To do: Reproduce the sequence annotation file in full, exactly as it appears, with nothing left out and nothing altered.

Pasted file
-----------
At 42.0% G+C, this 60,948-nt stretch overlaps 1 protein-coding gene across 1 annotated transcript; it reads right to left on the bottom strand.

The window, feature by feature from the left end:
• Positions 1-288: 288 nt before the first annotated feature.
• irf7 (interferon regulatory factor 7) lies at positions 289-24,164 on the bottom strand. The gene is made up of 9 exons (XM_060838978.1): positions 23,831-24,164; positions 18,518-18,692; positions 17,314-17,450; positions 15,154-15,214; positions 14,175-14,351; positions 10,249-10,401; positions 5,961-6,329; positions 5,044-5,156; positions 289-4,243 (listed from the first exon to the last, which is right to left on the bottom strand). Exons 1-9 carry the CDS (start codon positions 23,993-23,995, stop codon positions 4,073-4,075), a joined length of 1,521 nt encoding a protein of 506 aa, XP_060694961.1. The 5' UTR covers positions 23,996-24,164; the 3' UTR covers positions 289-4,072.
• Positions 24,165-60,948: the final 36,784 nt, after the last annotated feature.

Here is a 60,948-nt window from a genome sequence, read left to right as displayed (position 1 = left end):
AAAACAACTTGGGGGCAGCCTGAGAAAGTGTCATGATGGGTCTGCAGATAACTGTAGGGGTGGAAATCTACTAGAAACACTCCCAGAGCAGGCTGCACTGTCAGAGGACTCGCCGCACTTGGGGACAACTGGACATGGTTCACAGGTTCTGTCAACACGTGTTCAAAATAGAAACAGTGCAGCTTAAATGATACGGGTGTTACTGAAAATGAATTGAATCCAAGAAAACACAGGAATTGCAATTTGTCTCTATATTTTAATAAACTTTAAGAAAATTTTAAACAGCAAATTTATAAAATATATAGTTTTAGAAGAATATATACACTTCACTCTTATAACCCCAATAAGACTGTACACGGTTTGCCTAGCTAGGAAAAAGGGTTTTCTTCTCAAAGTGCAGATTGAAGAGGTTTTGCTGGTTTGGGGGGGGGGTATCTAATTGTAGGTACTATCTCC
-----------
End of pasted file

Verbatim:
At 42.0% G+C, this 60,948-nt stretch overlaps 1 protein-coding gene across 1 annotated transcript; it reads right to left on the bottom strand.

The window, feature by feature from the left end:
• Positions 1-288: 288 nt before the first annotated feature.
• irf7 (interferon regulatory factor 7) lies at positions 289-24,164 on the bottom strand. The gene is made up of 9 exons (XM_060838978.1): positions 23,831-24,164; positions 18,518-18,692; positions 17,314-17,450; positions 15,154-15,214; positions 14,175-14,351; positions 10,249-10,401; positions 5,961-6,329; positions 5,044-5,156; positions 289-4,243 (listed from the first exon to the last, which is right to left on the bottom strand). Exons 1-9 carry the CDS (start codon positions 23,993-23,995, stop codon positions 4,073-4,075), a joined length of 1,521 nt encoding a protein of 506 aa, XP_060694961.1. The 5' UTR covers positions 23,996-24,164; the 3' UTR covers positions 289-4,072.
• Positions 24,165-60,948: the final 36,784 nt, after the last annotated feature.

Here is a 60,948-nt window from a genome sequence, read left to right as displayed (position 1 = left end):
AAAACAACTTGGGGGCAGCCTGAGAAAGTGTCATGATGGGTCTGCAGATAACTGTAGGGGTGGAAATCTACTAGAAACACTCCCAGAGCAGGCTGCACTGTCAGAGGACTCGCCGCACTTGGGGACAACTGGACATGGTTCACAGGTTCTGTCAACACGTGTTCAAAATAGAAACAGTGCAGCTTAAATGATACGGGTGTTACTGAAAATGAATTGAATCCAAGAAAACACAGGAATTGCAATTTGTCTCTATATTTTAATAAACTTTAAGAAAATTTTAAACAGCAAATTTATAAAATATATAGTTTTAGAAGAATATATACACTTCACTCTTATAACCCCAATAAGACTGTACACGGTTTGCCTAGCTAGGAAAAAGGGTTTTCTTCTCAAAGTGCAGATTGAAGAGGTTTTGCTGGTTTGGGGGGGGGGTATCTAATTGTAGGTACTATCTCC